2. Sloopy, you look so much like my Wendy! She sleeps with me at night so hang in there. She also runs when she sees my hand reaching for her, but she also rubs against my feet and legs and even jumps up on the bathroom when itโ€™s time for grooming. Sheโ€™s a silly girl ๐Ÿ˜‰ You just keep being you and eventually youโ€™ll be at top of the pecking order. (By the way, I always thought a group of cats was a herd ๐Ÿ˜…๐Ÿ˜).

  3. I love what you do for all these needy cats. Too bad there is only one of you.

    • Technically there are two of us hahahaha. And I know other people who do it, too. But it can’t make up for all the people who do such bad things to animals. Right now our county shelter is on quarantine for distemper and many dogs have been euthanized because people are too selfish and irresponsible and cheap to get their pets a $15 shot.

  4. I love the voice of the cat and the wonderful rescue after the first rough two years…you and the Gardener are wonderful examples of what our species should be. Bless you both for that.
    P.S. What I also loved was the marvelous deacon’s bench. Pretty would love it!

    • Aw, shucks. You are so good to the dogs, too, Sheila! I loved that bench since my father found it and brought it home (to their house). So when they moved to the retirement home he gave it to me. I think it’s undoubtedly a reproduction, but still very unique and special.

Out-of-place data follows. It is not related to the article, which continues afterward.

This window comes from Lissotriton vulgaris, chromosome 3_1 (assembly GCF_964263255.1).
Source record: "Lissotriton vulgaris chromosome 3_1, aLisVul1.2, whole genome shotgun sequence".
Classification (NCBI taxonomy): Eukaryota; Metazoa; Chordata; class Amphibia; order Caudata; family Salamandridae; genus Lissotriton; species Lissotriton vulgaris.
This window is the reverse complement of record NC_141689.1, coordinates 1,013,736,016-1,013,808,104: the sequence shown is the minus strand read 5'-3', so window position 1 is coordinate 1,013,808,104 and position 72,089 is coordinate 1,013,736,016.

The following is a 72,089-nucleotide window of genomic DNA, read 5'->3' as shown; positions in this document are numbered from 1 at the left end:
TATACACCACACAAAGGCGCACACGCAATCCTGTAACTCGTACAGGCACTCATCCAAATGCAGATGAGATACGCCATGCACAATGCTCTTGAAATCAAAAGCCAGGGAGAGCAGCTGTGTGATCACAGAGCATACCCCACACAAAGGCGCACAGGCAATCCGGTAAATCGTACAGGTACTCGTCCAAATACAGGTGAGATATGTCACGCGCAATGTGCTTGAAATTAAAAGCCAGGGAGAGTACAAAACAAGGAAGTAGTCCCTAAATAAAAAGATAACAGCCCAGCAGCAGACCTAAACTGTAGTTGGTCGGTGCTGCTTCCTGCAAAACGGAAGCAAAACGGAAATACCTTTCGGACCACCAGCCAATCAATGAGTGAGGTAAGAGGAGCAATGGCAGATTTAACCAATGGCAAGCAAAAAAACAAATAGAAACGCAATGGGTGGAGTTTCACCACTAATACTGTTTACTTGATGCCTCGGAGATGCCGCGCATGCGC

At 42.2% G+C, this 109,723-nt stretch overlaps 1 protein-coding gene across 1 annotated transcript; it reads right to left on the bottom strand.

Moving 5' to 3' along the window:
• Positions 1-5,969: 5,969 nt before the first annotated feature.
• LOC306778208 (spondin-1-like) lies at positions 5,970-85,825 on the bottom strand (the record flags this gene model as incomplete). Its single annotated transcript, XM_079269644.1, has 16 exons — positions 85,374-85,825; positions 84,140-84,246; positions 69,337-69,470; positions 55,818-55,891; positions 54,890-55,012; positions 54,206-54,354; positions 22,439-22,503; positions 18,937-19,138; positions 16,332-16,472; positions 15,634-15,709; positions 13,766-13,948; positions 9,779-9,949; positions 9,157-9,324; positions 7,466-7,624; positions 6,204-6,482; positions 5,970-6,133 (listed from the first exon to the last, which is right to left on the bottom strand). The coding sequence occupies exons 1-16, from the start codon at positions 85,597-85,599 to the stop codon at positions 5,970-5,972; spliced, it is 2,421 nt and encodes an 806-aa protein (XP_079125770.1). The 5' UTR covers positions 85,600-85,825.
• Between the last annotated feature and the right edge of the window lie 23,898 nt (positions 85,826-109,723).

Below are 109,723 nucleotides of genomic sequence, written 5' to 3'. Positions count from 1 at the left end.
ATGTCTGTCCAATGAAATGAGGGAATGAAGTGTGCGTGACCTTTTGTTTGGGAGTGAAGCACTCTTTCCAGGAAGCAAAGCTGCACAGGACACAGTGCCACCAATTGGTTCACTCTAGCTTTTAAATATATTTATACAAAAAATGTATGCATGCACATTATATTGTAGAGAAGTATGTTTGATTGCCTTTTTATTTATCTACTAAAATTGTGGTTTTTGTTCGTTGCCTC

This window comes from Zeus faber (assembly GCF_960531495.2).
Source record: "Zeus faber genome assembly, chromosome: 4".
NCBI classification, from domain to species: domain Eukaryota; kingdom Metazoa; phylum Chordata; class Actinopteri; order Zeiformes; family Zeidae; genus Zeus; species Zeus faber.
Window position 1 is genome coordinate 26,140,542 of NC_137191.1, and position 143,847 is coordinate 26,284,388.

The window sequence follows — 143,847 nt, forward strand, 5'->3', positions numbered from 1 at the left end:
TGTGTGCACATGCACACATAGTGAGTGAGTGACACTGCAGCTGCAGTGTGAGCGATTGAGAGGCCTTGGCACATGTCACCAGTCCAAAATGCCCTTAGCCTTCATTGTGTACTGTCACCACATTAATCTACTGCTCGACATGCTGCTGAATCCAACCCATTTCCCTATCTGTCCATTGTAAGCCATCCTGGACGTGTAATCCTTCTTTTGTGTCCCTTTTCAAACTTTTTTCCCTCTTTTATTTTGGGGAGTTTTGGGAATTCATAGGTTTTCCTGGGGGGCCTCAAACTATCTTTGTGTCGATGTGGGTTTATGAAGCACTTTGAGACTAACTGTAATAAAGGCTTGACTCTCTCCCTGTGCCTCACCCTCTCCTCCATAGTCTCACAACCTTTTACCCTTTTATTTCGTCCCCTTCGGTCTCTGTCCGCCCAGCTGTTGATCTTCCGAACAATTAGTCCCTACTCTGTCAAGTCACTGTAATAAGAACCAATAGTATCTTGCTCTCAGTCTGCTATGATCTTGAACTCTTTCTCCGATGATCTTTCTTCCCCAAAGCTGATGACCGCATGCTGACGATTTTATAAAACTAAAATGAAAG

5. Lovely post. Luanne. Thank you for sharing.

  6. In my next life, I want to be one of your cats. ๐Ÿ™‚

    • Once they get in my house, right? Not before that because they’ve all had hard lives up til that point. That’s why I like making the followup calls on the adoptions. So many happy stories :).

  7. Oh, how you can spin a cat’s tale (tail!) ๐Ÿ˜ป I was very excited to read this and truly remember how you and your husband came to the point of not just visiting cats but bringing them home with you, Luanne! Your husband sounds very kind, loving towards Sloopy Anne! As a Mommy to the cats, you get the chance to love on them, but get stuck with the less preferable (by kitties/cats) chores! Best wishes for a cat story collection, I’ll be back to check out your other stories! ๐Ÿ˜บ๐Ÿˆ